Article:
Laserdiscs: They Use Laser Beams!

January 19th, 2007

I was holed-up recently due to snow and a flat tire. During some rummaging in the basement, I came across a bunch of my old laserdiscs (LDs) from college. It was a hoot watching ’80s sci-fi classics like The Thing and Aliens on cutting edge ’80s technology. Yeah, LDs don’t have the fancy specs of current DVDs, but I was surprised at how good they still look. I was also stunned to find that LDs were manufactured all the way up to 2000, with Sleepy Hollow being released by Paramount that year. Another interesting fact is LDs are all analog — they playback using frequency modulation technology (although some audio tracks were digitally encoded). There are still folks out there who claim some LDs can deliver better a picture than DVDs because LDs are not digitally encoded and compressed. And I guess some people think LDs offer a more “film like” image. I find DVDs have better detail and richer color rendering, which is probably because luminance (black and white) and chrominance (color) information is transmitted on different signals on DVDs. A really big weakness of the LD format was that the best picture and audio usually came at a price, meaning if you wanted a great player, you needed to spend $$$. DVDs, one the other hand, generally playback the same regardless of player quality and price. Finally, the big advantage LDs have over DVDs is they are not copy protected, allowing you to make VHS copies of your LDs (of course who owns a VHS deck these days?)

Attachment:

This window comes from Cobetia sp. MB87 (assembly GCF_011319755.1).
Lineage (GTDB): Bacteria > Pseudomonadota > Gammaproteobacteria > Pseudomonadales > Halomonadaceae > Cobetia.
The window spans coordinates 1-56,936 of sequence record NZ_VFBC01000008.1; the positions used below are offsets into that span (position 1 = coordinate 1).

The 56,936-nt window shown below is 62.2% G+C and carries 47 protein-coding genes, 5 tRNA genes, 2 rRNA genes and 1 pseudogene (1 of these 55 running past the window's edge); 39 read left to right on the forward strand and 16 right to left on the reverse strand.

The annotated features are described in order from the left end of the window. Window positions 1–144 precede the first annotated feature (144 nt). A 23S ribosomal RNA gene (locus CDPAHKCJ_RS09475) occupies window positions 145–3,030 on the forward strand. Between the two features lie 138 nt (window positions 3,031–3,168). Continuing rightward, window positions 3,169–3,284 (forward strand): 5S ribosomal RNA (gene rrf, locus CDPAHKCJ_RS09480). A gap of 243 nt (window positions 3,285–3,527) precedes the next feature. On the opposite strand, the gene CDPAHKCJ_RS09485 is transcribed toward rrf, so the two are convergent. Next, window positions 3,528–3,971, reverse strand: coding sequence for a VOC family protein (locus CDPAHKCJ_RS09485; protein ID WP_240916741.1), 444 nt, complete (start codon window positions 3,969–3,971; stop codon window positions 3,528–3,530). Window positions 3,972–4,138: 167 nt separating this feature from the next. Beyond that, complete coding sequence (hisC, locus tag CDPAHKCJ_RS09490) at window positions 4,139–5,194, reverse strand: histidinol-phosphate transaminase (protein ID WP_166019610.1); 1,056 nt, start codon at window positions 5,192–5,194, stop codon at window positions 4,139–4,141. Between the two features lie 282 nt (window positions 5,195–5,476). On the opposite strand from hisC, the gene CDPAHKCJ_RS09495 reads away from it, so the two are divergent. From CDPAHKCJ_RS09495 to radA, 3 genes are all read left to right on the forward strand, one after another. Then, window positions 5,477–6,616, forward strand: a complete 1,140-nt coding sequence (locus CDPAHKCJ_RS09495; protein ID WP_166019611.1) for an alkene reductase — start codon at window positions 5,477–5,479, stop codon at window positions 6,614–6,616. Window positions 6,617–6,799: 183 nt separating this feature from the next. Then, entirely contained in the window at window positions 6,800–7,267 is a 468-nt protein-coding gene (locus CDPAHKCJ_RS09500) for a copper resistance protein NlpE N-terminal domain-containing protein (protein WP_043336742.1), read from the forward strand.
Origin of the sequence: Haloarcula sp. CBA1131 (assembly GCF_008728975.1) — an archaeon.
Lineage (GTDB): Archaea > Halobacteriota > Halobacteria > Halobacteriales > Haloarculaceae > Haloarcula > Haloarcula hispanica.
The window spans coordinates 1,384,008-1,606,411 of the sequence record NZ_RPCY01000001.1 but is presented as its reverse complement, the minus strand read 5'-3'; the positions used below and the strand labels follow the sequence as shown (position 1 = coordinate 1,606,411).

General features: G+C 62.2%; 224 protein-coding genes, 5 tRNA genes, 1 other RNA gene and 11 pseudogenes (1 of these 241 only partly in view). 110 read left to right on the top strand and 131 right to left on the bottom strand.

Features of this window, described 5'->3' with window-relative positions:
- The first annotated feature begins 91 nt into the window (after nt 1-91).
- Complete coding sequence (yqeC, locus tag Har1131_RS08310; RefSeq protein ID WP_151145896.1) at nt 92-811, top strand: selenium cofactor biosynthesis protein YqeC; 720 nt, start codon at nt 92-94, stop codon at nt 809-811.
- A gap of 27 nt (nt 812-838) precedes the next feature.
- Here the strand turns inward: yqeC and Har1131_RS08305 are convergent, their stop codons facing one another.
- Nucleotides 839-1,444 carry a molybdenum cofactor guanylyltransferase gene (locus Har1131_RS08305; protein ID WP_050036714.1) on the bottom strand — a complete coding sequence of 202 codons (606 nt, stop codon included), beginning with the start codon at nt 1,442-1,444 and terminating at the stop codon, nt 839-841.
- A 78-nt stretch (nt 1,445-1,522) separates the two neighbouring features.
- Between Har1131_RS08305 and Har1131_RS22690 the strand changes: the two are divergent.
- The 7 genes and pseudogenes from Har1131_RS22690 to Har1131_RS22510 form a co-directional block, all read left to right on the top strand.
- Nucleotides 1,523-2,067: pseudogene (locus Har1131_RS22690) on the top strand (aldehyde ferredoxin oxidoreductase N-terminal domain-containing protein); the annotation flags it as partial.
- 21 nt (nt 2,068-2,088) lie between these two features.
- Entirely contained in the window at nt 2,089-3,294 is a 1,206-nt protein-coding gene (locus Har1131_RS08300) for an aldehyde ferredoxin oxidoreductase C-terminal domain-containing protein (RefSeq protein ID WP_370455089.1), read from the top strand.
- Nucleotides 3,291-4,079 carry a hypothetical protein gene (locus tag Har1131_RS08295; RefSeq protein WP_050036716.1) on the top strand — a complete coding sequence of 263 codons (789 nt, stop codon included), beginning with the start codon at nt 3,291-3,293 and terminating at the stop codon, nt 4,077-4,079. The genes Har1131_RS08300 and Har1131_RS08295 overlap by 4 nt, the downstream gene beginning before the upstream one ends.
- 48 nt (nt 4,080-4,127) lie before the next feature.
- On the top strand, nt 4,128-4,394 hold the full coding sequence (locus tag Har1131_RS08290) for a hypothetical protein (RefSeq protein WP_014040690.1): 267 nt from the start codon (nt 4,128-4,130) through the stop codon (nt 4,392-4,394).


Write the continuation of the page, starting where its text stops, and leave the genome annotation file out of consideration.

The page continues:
Just as an aside, the best TV I’ve ever watched (better than any plasma, DLP, or LCD I’ve seen recently) was at the Wilsonville Incredible Universe circa 1995. It was your basic flat-tube CRT set around 36 inches (widescreen!), but it had an amazing picture and cost, like, $9,000. They were using the Criterion Collection version of 2001 on LD to demo the set and the picture almost made me pee my pants. The only time I’ve seen 2001 look better was the re-release of the 70mm print circa 1997 in Chicago at the Navy Pier IMAX. I still wonder who made this TV because I would love to find it secondhand. It must have had some pimp-ass comb filter technology working its mojo to produce such a great picture.

MCA Laserdisc - The Ultimate Consumer Analog Video Format?

Entry Filed under: Obsolete Technology

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